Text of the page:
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Module Title Nuclear Physics and Electrons in Solids
SchoolPhysics and Astronomy
Department Physics & Astronomy
Module Code 03 17300
Module Lead Dr C Wheldon (Nuclear), Dr Z Li (Electrons in Solids)
Level Intermediate Level
Credits 10
Semester Full Term
Pre-requisites Electromagnetism and Temperature and Matter - (03 19750)
Restrictions BSc/MSci Physics, Theoretical Physics, Theoretical Physics & Applied Mathematics, Physics with Biomedical Physics, Physics with Business Management. Also available to BNat Sci students as an option.
Contact Hours Lecture-24 hours
Guided independent study-76 hours
Total: 100 hours
Description Nuclear Physics (semester 1): Neutrons and protons form the building blocks of the atomic nucleus but only certain combinations are stable. Why is this so? Given that the early Universe was and still is predominantly hydrogen how were the other elements formed? What powers the sun and other stars? Why do radioactive nuclei decay in a particular way? How do we detect the products of nuclear decay? Can we use radioactive materials in healthcare and industry? What properties should these radioactive species have to be useful? How can we make precise measurements on something which is only a few femtometers in diameter? The course aims to provide an introduction to Nuclear Physics and in doing so address the above questions. We will look at nuclear binding and consider its impact on nuclear decay. We will also examine selection rules which determine decay rates and mechanisms. There will be a blend of basic nuclear physics, measurement techniques and applications. We will also examine selection rules which determine decay rates and mechanisms. Hydrogen burning in the sun will be studied along with the nuclearsynthesis of the elements in stars and supernovae. There will be a blend of basic nuclear physics, measurement techniques and applications.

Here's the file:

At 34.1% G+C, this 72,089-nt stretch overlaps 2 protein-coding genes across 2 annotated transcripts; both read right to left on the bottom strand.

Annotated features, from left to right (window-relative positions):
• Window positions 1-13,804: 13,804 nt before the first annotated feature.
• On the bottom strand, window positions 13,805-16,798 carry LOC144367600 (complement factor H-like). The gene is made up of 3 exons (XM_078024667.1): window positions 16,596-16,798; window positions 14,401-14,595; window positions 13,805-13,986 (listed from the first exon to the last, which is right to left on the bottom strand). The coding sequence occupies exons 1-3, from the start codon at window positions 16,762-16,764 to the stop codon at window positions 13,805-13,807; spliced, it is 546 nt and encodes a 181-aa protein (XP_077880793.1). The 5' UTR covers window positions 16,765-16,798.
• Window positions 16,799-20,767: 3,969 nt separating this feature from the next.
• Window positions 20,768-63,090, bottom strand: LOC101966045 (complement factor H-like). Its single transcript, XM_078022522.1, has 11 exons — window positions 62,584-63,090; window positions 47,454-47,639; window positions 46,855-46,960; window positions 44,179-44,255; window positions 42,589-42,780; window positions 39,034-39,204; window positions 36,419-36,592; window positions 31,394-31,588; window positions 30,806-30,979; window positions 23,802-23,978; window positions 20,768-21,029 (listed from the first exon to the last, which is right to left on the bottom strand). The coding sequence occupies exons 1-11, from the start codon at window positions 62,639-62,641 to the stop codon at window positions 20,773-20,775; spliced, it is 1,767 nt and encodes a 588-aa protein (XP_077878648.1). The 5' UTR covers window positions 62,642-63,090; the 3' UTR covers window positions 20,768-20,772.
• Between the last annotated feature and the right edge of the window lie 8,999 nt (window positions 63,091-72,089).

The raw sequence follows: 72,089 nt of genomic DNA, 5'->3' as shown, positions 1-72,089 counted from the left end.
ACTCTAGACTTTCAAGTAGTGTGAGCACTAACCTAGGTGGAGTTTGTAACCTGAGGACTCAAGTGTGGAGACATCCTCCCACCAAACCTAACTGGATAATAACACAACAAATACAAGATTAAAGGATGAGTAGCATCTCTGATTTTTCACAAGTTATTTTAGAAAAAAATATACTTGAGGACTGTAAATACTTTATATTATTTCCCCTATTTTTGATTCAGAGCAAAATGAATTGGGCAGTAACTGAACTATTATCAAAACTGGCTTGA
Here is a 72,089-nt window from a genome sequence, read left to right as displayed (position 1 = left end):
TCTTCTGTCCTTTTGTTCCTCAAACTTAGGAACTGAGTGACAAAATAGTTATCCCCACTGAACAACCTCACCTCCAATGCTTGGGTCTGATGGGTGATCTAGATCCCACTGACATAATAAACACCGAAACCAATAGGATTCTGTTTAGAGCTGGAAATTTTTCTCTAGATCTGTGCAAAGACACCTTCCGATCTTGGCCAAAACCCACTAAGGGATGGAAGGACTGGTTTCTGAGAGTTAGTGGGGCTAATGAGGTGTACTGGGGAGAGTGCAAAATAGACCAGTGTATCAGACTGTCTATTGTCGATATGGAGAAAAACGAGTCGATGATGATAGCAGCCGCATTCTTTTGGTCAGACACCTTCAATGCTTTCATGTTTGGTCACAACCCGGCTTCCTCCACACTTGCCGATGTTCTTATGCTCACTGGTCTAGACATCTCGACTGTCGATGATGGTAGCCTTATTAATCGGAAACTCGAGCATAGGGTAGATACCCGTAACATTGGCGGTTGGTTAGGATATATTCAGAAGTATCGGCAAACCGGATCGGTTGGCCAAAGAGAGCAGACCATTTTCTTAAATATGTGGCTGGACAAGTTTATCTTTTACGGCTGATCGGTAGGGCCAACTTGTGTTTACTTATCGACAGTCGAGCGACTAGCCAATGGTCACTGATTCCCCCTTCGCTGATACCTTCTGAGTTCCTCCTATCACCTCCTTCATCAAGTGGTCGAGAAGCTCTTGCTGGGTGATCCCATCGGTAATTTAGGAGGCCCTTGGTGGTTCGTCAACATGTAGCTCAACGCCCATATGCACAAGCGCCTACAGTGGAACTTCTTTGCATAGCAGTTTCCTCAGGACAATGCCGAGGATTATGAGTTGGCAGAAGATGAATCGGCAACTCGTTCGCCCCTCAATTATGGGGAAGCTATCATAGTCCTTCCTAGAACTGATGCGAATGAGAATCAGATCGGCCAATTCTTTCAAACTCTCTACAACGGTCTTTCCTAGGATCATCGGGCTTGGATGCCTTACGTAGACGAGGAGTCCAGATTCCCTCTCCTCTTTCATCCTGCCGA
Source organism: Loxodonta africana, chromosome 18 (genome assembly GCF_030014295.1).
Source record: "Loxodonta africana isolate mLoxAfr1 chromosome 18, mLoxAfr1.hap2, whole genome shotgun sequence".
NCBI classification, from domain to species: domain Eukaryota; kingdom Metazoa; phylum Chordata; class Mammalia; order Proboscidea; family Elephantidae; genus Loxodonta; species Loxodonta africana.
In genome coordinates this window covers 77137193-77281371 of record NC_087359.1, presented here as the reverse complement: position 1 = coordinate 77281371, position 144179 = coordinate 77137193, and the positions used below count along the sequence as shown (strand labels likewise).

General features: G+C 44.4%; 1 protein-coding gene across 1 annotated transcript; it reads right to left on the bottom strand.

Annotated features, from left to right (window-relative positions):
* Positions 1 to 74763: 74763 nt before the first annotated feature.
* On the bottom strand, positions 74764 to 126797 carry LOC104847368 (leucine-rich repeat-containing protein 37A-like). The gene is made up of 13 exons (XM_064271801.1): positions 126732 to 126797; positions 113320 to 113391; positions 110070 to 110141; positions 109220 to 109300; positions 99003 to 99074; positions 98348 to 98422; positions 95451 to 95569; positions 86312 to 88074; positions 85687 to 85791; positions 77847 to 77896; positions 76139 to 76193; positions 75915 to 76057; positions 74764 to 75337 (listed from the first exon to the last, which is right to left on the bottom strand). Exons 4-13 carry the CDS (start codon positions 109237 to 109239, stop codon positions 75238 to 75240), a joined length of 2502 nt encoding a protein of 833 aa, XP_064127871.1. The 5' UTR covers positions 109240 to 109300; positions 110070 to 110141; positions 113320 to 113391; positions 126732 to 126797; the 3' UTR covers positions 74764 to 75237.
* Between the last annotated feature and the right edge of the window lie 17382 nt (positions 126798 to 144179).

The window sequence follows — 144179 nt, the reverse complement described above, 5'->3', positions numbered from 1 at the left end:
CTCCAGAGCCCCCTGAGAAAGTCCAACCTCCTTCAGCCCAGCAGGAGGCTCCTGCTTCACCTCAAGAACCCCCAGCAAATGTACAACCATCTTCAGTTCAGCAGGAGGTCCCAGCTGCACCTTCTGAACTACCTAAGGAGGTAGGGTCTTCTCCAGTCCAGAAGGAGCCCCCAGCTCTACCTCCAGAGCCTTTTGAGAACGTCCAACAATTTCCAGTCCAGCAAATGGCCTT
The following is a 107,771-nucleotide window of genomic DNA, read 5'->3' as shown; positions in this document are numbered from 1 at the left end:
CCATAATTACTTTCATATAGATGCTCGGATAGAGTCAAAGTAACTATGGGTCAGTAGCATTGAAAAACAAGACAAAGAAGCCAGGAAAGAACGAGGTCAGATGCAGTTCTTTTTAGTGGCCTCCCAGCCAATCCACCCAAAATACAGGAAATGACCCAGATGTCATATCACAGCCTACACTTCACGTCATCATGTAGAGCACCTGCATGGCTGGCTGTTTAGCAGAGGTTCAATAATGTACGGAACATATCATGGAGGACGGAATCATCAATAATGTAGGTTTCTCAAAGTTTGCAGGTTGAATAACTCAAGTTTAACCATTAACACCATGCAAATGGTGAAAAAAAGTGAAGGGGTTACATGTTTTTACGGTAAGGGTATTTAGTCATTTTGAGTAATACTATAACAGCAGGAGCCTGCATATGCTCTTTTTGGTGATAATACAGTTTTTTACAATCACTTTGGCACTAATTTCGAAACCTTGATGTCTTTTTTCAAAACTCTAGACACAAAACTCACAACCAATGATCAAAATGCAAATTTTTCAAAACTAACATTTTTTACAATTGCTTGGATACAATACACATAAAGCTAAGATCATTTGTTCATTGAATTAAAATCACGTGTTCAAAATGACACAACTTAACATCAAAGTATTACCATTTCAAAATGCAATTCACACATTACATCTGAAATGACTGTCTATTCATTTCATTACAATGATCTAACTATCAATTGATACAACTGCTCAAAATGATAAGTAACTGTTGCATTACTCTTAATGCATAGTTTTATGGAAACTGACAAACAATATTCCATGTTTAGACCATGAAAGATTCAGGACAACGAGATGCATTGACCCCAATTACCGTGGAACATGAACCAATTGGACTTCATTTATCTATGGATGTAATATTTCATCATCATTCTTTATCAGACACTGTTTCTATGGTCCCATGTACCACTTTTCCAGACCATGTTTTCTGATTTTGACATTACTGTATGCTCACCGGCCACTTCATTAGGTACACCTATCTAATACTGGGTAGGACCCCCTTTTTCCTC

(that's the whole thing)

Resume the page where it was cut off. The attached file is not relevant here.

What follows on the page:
Electrons in Solids (semester 2): The properties of solid state materials are, by and large, determined by the behaviour of electrons inside them. This module will introduce the fundamental characteristics of electrons in metals and semiconductors. Following a brief introduction of bonding and crystal structure, the free electron theory will be introduced to describe the electrical and thermal properties of metals. This leads naturally to the concepts of semiconductors, eg why the conductivity of a semiconductor increases with temperature whilst it is the opposite with metals. The magnetic properties of solids will also be described based on the fundamental behaviour of electrons.
Learning Outcomes By the end of the module the student should:
Nuclear Physics: 1. understand the concept of binding energy, mass and energy; 2. be familiar with the chart of the nuclides; 3. have an understanding of the radioactive decay laws and selection rules; 4. know how radiation interacts with matter and how detectors work; 5. be aware of the production and use of radonuclides for medicine and industry; 6. appreciate the energy production in stars and nucleosynthesis.
Electrons in Solids: 1. understand the basic properties of crystalline solids, and be able to explain how the behaviour of electrons determines the properties of the solids; 2. To grasp the concepts of free electron theory and the nearly free electron theory; 3. To understand the distribution of electrons as a function of electron energy, and the Fermi-Dirac distribution function.
Assessment 17300-01 : Exam : Exam (School Arranged) - Written Unseen (80%)
17300-02 : Nuclear Physics Cont Assess : Coursework (10%)
17300-03 : Electrons in Solids Cont Assess : Coursework (10%)
Assessment Methods & Exceptions 1 x 1.5 hour exam (80%) and continuous assessment (weekly problem sheets) (20%)
Other None
Reading List